It doesn't stop recruitment companies with vacancies to fill requiring the attention of suitable candidates though - they can't find everyone on LinkedIn yet. and one called Harvey Nash are approaching it in a slightly different way. I was randomly browsing web apps the other day when I came across this one in the social networks category. 'Are you a digital evangelist' not 'Techulus'. Even a geek like me doesn't want to join a social network for 'iphonians'.

So I couldn't resist, and had a quick look to see what the app was for.

Having never heard of Harvey Nash, I actually scrolled all the way through to see what it was for (well, actually I was looking for a place to comment)

and felt a bit let down when I got to the final screen and realised that this was all an elaborate job ad. An then I was really impressed, as these guys clearly know exactly what is going to grab the attention of potential candidates, and exactly where to put it. Not just making an iPhone app for the sake of it, but making a quick cheap web app that does a better job than any ad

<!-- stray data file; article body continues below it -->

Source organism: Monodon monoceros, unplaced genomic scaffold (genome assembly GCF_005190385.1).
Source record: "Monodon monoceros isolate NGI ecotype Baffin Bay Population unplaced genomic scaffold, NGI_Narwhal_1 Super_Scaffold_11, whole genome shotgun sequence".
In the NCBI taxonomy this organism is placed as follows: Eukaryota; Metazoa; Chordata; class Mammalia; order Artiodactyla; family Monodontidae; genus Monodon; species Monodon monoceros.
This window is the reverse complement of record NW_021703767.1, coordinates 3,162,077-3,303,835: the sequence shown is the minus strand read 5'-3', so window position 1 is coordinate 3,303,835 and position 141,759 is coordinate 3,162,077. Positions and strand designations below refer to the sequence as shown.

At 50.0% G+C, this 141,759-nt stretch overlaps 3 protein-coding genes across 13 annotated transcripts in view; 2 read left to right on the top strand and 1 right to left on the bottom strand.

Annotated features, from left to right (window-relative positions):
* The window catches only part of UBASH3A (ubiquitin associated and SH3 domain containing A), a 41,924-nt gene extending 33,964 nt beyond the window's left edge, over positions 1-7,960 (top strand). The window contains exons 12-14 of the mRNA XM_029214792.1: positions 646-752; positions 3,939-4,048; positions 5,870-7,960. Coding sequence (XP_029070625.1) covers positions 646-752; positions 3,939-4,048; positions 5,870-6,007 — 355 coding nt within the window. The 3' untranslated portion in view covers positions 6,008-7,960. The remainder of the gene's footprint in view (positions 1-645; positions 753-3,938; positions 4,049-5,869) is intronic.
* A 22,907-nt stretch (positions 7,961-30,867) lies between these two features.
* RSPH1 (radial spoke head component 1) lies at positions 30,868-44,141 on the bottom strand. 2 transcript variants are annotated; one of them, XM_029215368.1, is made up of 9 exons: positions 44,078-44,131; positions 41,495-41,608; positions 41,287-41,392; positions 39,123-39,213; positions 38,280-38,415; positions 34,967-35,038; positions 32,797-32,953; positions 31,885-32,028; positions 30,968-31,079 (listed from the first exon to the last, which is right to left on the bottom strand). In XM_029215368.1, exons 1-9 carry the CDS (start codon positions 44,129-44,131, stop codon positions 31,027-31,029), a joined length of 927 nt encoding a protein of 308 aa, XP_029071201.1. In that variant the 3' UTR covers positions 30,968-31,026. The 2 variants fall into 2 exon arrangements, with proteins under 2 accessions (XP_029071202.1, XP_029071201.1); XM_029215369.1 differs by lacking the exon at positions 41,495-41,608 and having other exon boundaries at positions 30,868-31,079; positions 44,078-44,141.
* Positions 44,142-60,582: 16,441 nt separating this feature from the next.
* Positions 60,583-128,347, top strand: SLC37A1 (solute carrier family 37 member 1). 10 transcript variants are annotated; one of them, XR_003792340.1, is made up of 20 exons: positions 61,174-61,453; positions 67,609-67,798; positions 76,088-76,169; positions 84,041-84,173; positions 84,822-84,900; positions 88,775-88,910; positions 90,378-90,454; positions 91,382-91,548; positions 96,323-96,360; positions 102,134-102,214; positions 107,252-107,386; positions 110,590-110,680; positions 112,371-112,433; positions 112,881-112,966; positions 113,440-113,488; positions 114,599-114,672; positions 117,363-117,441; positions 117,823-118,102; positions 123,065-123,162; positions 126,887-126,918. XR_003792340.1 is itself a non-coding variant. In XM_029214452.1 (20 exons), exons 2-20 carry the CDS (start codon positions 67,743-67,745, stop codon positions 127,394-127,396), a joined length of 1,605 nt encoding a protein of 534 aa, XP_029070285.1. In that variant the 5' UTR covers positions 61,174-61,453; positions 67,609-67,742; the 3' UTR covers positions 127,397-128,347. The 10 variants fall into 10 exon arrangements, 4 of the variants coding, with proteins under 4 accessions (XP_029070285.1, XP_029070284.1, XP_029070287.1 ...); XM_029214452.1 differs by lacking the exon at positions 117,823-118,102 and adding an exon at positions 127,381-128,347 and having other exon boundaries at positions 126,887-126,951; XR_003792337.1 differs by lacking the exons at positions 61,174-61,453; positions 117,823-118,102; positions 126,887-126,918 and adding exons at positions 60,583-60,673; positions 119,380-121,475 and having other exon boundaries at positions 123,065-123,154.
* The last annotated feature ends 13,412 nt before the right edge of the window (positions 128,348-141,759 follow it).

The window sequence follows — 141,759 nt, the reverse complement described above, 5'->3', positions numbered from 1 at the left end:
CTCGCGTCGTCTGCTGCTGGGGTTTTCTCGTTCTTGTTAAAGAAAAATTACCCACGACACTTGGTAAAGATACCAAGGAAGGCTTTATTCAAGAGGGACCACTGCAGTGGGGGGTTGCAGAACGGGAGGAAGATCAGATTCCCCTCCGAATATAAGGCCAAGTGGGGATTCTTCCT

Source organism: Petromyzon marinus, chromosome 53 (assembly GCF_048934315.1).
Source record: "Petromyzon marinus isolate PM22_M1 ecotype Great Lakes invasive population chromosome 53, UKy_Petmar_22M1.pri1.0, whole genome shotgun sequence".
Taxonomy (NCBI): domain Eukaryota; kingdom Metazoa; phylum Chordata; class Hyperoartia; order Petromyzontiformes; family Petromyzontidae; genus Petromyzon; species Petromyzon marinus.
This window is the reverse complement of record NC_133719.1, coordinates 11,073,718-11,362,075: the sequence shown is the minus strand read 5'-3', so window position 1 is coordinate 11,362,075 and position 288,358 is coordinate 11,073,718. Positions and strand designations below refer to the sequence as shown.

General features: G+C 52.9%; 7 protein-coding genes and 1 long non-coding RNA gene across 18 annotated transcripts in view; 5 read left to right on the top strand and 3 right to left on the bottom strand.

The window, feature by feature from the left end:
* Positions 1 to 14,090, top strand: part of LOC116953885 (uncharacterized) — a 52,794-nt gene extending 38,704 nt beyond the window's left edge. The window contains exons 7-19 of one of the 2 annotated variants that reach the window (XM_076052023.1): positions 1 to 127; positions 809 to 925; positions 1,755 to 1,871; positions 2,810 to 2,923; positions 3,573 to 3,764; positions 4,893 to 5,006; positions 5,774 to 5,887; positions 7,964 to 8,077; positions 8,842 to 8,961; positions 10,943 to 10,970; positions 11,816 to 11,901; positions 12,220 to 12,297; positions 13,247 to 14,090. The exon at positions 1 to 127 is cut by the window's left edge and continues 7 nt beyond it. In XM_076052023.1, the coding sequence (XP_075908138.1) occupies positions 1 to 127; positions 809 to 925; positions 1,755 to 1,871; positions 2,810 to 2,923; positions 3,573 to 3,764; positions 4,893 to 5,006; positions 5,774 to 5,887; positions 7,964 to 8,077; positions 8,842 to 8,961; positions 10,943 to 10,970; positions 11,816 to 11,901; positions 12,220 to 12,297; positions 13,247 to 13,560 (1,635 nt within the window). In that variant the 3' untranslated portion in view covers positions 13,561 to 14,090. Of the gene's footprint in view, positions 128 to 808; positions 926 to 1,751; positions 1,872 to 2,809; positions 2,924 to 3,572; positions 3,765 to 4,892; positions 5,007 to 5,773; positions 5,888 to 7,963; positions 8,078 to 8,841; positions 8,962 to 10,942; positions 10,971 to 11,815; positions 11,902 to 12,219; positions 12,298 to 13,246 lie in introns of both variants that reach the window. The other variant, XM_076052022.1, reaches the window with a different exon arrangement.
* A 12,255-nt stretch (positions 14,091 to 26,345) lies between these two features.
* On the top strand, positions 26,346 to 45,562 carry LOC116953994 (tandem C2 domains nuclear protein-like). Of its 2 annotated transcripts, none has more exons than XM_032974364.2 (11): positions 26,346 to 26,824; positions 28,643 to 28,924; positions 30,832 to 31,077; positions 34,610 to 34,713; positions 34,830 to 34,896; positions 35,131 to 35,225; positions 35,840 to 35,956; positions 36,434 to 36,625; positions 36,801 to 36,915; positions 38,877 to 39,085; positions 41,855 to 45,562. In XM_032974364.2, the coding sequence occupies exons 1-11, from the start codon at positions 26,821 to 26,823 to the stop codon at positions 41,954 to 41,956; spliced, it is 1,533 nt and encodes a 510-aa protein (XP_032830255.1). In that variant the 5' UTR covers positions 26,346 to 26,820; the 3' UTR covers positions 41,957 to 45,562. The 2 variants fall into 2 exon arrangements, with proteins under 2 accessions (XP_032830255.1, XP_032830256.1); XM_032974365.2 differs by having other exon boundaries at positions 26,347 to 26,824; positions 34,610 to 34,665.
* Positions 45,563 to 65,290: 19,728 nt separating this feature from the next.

Tuesday, 20 October 2009

Twitter Times - Friend Powered RSS

(photo courtesy)
I'd guess that most of the people reading this used to share lots of links on Delicious, and now tend to share them on Twitter. I follow lots of people on Twitter that I don't know, and many that I'll probably never meet, and I do that because they are interesting - they share stuff from other industries or other continents that is related to stuff i like. I've found that over the last year or so that has meant I read things like newspapers a lot less (actually that is partly to do with having all the bits of newspapers that i like downloaded to my phone using clever stuff like Viigo) and read more things that i get referred to on the internet. Decisions about which Sunday paper to buy used to be based on which one best aggregated interesting people writing for it, and in one sense relying on friends' recommendations is similar - you follow them because they are interesting - but it differs in having the power of recommendation behind it. And obviously in being on a screen, so without the tactile, lazy, spread out on the table benefits that come with a newspaper.